http://www.christianitytoday.c.....#038;w=380
    http://www.christianitytoday.c.....ntity.html

    Of related note: The reports of the death of Christianity in America are, much like Mark Twain’s death, greatly exaggerated

    New Harvard Research Says U.S. Christianity Is Not Shrinking, But Growing Stronger – Jan. 2018
    Excerpt: New research published late last year by scholars at Harvard University and Indiana University Bloomington is just the latest to reveal the myth. This research questioned the “secularization thesis,” which holds that the United States is following most advanced industrial nations in the death of their once vibrant faith culture. Churches becoming mere landmarks, dance halls, boutique hotels, museums, and all that.
    Not only did their examination find no support for this secularization in terms of actual practice and belief, the researchers proclaim that religion continues to enjoy “persistent and exceptional intensity” in America. These researchers hold our nation “remains an exceptional outlier and potential counter example to the secularization thesis.”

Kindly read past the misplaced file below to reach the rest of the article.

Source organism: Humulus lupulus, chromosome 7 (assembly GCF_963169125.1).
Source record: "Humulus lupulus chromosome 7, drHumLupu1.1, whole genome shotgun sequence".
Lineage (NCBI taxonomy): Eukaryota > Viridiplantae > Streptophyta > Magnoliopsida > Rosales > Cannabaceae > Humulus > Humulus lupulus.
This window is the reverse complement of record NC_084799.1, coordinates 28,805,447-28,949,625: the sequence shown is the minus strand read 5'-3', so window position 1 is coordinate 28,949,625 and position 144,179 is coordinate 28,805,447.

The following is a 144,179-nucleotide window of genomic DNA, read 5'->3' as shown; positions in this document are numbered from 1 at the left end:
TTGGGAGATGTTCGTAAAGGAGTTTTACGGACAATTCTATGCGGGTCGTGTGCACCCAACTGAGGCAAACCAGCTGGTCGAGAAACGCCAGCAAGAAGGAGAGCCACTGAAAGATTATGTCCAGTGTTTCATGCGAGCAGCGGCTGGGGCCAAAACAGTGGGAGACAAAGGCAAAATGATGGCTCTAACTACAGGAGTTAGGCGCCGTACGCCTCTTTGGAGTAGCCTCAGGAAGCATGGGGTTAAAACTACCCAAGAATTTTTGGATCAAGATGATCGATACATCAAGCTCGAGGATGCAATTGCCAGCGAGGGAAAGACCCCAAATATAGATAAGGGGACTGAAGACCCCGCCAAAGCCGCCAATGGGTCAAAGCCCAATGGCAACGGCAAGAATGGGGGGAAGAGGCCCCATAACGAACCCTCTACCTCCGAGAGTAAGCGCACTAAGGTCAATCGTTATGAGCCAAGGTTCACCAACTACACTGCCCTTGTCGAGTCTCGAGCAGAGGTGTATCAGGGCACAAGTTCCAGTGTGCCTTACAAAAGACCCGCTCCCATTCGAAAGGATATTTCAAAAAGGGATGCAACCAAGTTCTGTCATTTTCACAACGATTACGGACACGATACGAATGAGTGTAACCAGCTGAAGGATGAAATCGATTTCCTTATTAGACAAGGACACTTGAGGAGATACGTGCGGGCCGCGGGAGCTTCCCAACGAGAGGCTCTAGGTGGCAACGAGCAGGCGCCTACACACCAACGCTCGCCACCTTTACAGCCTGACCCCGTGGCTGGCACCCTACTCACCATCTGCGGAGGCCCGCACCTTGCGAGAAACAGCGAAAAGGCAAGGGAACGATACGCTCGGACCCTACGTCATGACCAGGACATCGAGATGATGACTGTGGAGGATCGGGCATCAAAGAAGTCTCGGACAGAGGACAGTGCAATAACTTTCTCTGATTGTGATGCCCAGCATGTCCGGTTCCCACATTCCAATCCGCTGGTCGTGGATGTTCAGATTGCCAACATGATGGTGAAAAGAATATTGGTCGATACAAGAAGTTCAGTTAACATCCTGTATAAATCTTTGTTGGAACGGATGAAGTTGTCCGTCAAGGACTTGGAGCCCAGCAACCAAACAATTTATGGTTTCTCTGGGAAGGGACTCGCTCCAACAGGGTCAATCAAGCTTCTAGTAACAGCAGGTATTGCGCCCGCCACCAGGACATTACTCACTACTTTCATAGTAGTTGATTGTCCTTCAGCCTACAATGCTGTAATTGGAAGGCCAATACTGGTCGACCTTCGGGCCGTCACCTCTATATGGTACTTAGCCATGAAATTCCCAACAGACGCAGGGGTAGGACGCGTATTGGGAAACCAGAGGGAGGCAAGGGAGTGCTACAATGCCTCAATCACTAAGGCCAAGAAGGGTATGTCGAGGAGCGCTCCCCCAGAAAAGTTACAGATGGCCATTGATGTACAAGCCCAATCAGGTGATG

http://thefederalist.com/2018/.....-stronger/

  24. 24
    john_a_designer says:

    The ultimate good cannot be evil.

  25. 25
    Bob O'H says:

    ba77 @ 8 – if you don’t think that Seversky is an illusion, then stop saying he is!

    And also please stop telling me what I think. You don’t know, and a lot of what you write is plain wrong.

  26. 26
    mikeenders says:

    THis is always fun stuff because the parsing game begins.

    If you notice Egnor parses the universe as being separate from humans and their minds when they are as part of it as a galaxy and all of its stars. Is the universe conscious? Why obviously. I am conscoius but I don’t claim my fingers are. That part of me that is conscious makes the claim stand.

    then our materialist commenters start parsing human concept from material reality – but all things being material a concept is a material system.

    CR adds to the parsing game trying to seperate Evil and good from a standard begging God could be evil which is just a trojan for a totally fallacious argument that assumes its own comclusion – that evil or good stands outside of an authority. Note – God could no more be evil than a ruler that determines what a foot is could be less or more than a foot. Good news for CR is that he’s apparently totally uaware of the circularity he’s employing.